Ancient Relative of the South Asian River Dolphin Found at Calvert Cliffs - Southern Maryland Headline News

Ancient Relative of the South Asian River Dolphin Found at Calvert Cliffs


Figure 1. Araeodelphis, (lower jaw not preserved) is the most archaic known member of the family (the Platanistidae) to which the South Asian river dolphin is also a member (background, skull shown without lower jaw). Scale bar is in centimeters. CMM Photo by S. Godfrey. Figure 1. Araeodelphis, (lower jaw not preserved) is the most archaic known member of the family (the Platanistidae) to which the South Asian river dolphin is also a member (background, skull shown without lower jaw). Scale bar is in centimeters. CMM Photo by S. Godfrey.

SOLOMONS, Md. (April 13, 2017)—A rare dolphin fossil found along Calvert Cliffs in 1997 has been fully identified. A scientific paper documenting this find and authored by Stephen J. Godfrey at the Calvert Marine Museum, Lawrence G. Barnes of the Natural History Museum of Los Angeles County, and Olivier Lambert at the Institut Royal des Sciences Naturelles de Belgique, was published online today in the Journal of Vertebrate Paleontology ( dx.doi.org/10.1080/02724634.2017.1278607) .

The nearly complete skull (Figure 1) was discovered by Mary Kidd along Calvert Cliffs in 16-17 million year old sediments of the early Miocene, and collected by David Bohaska and Kidd in 1997. It has been in collections at the United States National Museum of Natural History (Smithsonian Institution) since that time and has recently been described and confirmed as an ancient relative of the South Asian river dolphin family, the Platanistidae. This archaic dolphin skull has been referred to the extinct species Araeodelphis natator; a scientific name with Greek origins that means "the thin swimming dolphin"; reference to its slender bony snout. With this more complete skull, we now know that the early platanistid Araeodelphis was able to echolocate, had relatively large fully functional eyes, lacked the facial crests associated with the highly specialized sonar system of the living South Asian river dolphin, and lived in the ocean.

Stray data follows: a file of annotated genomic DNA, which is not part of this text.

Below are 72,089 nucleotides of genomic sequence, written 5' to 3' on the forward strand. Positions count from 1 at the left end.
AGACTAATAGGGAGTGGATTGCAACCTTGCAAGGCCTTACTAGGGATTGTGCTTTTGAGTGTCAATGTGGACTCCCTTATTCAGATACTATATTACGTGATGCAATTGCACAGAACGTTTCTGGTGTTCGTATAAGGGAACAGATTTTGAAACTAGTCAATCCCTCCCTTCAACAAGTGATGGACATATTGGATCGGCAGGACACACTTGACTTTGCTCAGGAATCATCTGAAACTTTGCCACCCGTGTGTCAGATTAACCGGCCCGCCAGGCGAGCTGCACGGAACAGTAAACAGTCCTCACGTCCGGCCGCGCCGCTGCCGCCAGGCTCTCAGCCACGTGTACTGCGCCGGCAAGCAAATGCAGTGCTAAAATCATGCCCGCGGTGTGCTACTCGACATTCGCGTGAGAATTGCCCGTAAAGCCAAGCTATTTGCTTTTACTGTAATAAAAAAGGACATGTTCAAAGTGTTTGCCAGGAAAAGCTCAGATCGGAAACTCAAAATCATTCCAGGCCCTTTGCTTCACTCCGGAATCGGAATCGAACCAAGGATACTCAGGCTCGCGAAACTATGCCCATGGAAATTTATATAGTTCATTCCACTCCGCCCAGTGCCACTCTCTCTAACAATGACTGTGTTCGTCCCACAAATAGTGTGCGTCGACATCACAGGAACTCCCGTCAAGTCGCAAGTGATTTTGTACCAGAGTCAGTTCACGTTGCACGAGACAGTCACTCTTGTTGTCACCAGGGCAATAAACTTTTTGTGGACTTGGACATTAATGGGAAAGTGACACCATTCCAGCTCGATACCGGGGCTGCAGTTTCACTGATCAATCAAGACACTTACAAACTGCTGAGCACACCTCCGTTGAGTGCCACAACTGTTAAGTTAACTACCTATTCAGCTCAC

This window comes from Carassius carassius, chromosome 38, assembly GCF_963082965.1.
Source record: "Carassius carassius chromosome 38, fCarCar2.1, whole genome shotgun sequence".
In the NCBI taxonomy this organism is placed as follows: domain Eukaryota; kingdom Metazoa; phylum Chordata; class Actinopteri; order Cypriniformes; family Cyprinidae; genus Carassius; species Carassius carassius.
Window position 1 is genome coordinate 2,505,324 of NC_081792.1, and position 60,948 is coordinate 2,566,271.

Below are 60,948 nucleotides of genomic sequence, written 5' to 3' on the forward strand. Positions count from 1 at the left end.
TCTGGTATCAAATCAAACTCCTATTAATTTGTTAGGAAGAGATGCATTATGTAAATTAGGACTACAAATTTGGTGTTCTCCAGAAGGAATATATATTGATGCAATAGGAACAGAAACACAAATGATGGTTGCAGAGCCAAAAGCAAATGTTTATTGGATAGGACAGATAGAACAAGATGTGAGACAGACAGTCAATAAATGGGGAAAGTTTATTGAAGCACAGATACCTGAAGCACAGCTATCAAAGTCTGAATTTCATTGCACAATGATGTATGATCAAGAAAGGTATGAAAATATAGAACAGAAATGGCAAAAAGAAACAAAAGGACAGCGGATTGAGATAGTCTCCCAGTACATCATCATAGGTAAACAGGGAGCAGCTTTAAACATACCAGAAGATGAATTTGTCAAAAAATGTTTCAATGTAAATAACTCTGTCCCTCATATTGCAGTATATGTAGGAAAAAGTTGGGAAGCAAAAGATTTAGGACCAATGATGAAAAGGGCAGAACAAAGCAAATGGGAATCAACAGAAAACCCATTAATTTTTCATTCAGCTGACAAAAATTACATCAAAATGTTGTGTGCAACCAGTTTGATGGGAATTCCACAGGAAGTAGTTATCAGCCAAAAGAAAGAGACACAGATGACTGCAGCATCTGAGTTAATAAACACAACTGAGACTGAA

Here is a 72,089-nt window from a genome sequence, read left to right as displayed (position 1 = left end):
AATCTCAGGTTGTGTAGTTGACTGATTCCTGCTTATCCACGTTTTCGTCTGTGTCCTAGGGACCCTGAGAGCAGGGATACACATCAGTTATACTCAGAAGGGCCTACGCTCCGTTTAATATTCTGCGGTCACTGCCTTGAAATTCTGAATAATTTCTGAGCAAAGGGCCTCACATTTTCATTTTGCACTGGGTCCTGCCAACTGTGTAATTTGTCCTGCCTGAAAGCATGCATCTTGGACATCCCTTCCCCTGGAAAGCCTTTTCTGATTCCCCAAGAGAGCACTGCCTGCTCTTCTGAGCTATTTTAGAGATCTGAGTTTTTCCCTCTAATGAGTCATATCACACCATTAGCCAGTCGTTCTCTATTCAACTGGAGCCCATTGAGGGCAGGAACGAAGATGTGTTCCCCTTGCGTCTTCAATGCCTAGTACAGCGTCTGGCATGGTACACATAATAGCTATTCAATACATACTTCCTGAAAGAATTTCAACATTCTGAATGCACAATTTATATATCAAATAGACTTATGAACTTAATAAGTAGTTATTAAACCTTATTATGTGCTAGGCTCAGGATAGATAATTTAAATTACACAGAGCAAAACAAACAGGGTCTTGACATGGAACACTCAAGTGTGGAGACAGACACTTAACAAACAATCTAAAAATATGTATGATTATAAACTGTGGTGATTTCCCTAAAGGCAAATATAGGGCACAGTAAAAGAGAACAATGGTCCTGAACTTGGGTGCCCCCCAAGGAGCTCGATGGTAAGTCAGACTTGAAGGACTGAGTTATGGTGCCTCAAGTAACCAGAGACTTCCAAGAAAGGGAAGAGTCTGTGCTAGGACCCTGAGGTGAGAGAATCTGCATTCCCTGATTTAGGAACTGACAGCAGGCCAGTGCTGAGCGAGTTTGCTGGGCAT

The vast majority of dolphins are marine, but several species live exclusively in freshwater environments. The endangered South Asian river dolphin (aka the Ganges river dolphin), Platanista gangetica (Figure 2) is one of those kinds. It inhabits freshwater rivers in India, Pakistan, Bangladesh, and Nepal. Although nearly blind, these mammals navigate the turbid waters with a very specialized form of sonar. The South Asian river dolphin has been recognized as the National Aquatic Animal of India, and it has been named as the National Mammal of Pakistan.

Figure 2. Bangladeshi fisherman with a South Asian river dolphin (Platanista gangetica), Karnaphuli River, Bangladesh. © François Xavier Pelletier / WWF Figure 2. Bangladeshi fisherman with a South Asian river dolphin (Platanista gangetica), Karnaphuli River, Bangladesh. © François Xavier Pelletier / WWF

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